The importance of collaboration in the fight against Covid-19 – analysis
One thing is for sure: We have a whole new disease that is spreading. It is virulent and will possibly affect everyone in one way or another. India’s healthcare system, even without the coronavirus (Covid-19), is overloaded. Now imagine what will happen when this new disease makes its way through this healthcare system. We must not only defend ourselves against Covid-19, but fight to survive.
The government realizes the threat Covid-19 poses to India’s medical and economic health, and has made some strong political decisions to contain its spread. For example, completely restricting the entry of foreign citizens has widespread implications and this must have been a difficult decision to make. Given that India has one of the lowest cases worldwide, we can learn from the experiences of other countries and use its data to our advantage.
On February 1, during her speech on the budget, Finance Minister Nirmala Sitharaman said:
“… establish hospitals in PPP mode. In the first phase, those Aspirational Districts will be covered, where there are currently no hospitals connected to Ayushman … Using machine learning and AI, in the Ayushman Bharat scheme, health authorities and the medical fraternity can attack the disease … “
That the government will partner with private industry in areas where it is lacking or unable to provide services, combined with the view that machine learning and Artificial Intelligence (AI) will be imperative in providing healthcare, that is precisely what is needed today. While the government’s partnership with private players is being discussed to expand the testing and treatment of Covid-19, it seems that they have all forgotten India’s private sector computing expertise, especially in artificial intelligence and machine learning.
There are many engineers in Indian research and development (R&D) centers of global giants like GE, Philips, Siemens, Google and Microsoft working in AI. If we add to this the creation of deep technology and research groups working on AI for health care, you will have a ready ecosystem of specialists who can create AI tools to fight Covid-19. The government needs to explore partnerships with such players, provide them with appropriate data, and essentially make a Public-Private Partnership (PPP) for data analysis and AI.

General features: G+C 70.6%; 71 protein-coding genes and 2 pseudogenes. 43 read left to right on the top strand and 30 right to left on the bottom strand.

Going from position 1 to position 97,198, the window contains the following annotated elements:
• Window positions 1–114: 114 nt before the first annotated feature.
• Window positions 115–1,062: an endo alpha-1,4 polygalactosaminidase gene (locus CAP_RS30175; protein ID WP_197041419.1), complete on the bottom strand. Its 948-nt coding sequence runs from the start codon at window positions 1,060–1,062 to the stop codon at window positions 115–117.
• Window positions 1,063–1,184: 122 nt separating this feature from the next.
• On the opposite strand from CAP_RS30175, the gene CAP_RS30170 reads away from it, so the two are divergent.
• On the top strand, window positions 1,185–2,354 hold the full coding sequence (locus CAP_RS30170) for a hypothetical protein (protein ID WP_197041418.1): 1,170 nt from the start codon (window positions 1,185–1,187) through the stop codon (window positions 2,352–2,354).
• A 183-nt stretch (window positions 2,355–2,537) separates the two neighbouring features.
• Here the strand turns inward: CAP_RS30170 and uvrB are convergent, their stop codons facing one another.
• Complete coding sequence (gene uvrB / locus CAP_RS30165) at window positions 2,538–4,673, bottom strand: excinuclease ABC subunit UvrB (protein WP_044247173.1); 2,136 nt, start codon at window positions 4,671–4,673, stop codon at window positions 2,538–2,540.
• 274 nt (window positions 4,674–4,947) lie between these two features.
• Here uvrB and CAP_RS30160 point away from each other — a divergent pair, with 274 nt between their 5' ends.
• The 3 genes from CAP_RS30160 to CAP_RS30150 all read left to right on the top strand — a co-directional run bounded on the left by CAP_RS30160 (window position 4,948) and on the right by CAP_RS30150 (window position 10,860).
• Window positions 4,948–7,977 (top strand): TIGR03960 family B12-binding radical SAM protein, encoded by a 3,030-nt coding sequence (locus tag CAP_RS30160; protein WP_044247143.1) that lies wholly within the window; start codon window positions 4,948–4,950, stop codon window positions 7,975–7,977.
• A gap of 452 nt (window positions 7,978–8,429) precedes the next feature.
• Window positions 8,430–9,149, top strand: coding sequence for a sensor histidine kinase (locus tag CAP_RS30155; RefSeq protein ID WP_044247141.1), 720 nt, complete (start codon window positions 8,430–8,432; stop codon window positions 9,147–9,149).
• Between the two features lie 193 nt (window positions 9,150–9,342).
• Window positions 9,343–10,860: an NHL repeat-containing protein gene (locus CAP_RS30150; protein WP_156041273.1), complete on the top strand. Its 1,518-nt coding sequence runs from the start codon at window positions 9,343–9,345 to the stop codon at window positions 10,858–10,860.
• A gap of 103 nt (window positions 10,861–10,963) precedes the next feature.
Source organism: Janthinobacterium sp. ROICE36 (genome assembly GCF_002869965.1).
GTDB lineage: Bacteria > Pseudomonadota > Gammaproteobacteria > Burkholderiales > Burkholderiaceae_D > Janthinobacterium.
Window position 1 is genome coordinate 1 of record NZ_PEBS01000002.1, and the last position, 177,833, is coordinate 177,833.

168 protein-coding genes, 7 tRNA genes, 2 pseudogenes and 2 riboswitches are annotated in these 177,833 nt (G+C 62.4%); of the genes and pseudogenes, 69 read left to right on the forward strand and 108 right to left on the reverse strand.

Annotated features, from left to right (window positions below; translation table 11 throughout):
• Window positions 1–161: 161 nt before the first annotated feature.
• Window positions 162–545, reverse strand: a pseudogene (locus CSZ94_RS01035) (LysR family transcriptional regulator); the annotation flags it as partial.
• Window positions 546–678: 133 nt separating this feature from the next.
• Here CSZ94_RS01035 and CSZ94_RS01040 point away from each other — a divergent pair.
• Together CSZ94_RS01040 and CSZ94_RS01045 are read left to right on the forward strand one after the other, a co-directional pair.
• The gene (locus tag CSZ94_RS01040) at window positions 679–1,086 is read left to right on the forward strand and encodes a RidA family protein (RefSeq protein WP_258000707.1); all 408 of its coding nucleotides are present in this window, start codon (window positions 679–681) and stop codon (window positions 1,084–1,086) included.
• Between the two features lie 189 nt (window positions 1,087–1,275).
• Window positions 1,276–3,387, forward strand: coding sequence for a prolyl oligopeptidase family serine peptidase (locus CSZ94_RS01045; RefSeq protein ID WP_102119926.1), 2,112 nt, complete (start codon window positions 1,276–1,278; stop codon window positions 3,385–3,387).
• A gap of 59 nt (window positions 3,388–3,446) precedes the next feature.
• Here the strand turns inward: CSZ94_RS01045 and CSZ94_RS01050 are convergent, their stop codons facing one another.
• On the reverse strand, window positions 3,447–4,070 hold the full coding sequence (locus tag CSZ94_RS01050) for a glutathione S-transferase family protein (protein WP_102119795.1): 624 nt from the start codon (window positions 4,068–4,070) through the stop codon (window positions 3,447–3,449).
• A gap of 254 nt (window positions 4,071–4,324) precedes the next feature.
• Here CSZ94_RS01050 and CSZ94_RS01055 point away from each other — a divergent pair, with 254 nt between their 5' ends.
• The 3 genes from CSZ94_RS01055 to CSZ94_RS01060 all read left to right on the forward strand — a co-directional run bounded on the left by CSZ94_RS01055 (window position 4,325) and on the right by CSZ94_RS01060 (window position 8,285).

More than 6,500 real-time PCR (RT) tests have been performed for Covid-19 in India and around 115 patients have been confirmed. All clinical data, imaging data (including raw dicom files for X-rays and CT scans), laboratory data, RT-PCR, and viral genomics data and results of treatment results should be immediate open source and be available to researchers. Once this is done, the AI development process can begin.
Artificial intelligence systems are based on “learning” from pre-existing data. India has a unique opportunity to use AI in the fight against Covid-19, as a full-blown outbreak appears to be a few weeks away. Since Indian data alone would not be sufficient to create robust clinically applicable AI systems, we must take the initiative to generate a global collaboration for consolidation of Covid-19 data at the patient level. Countries can contribute anonymous patient data to central databases that can be accessed by researchers from across India and the world.
After making the data available, the government can expect a big response from AI developers. There will need to be robust performance benchmarks and automated evaluation systems to determine the best AI tools first, and then incorporate them.
Here are some types of AI tools that can be used at different stages of the disease:
One, predicting the progression of Covid-19 at the population level; two, medical imaging-based AI techniques; three, predicting clinical results in diagnosed patients.
Since our healthcare industry will be greatly affected when Covid-19 is spread across the country, we must use all available options to combat it. Partnering with the industry to develop advanced AI and data analysis tools in a PPP provides an effective way to start developing tools to predict, diagnose and forecast like never before.
It will not be easy. The development of these tools is based on access to data at the patient level, which does not exist in India. The government will need to devise collaborations focused on exchanging data with countries that have more Covid-19 cases, which will allow Indian AI experts to create accurate and quick solutions to fight this war.
Vidur Mahajan, is head of R&D, Center for Advanced Research in Image, Neuroscience and Genomics.
The opinions expressed are personal.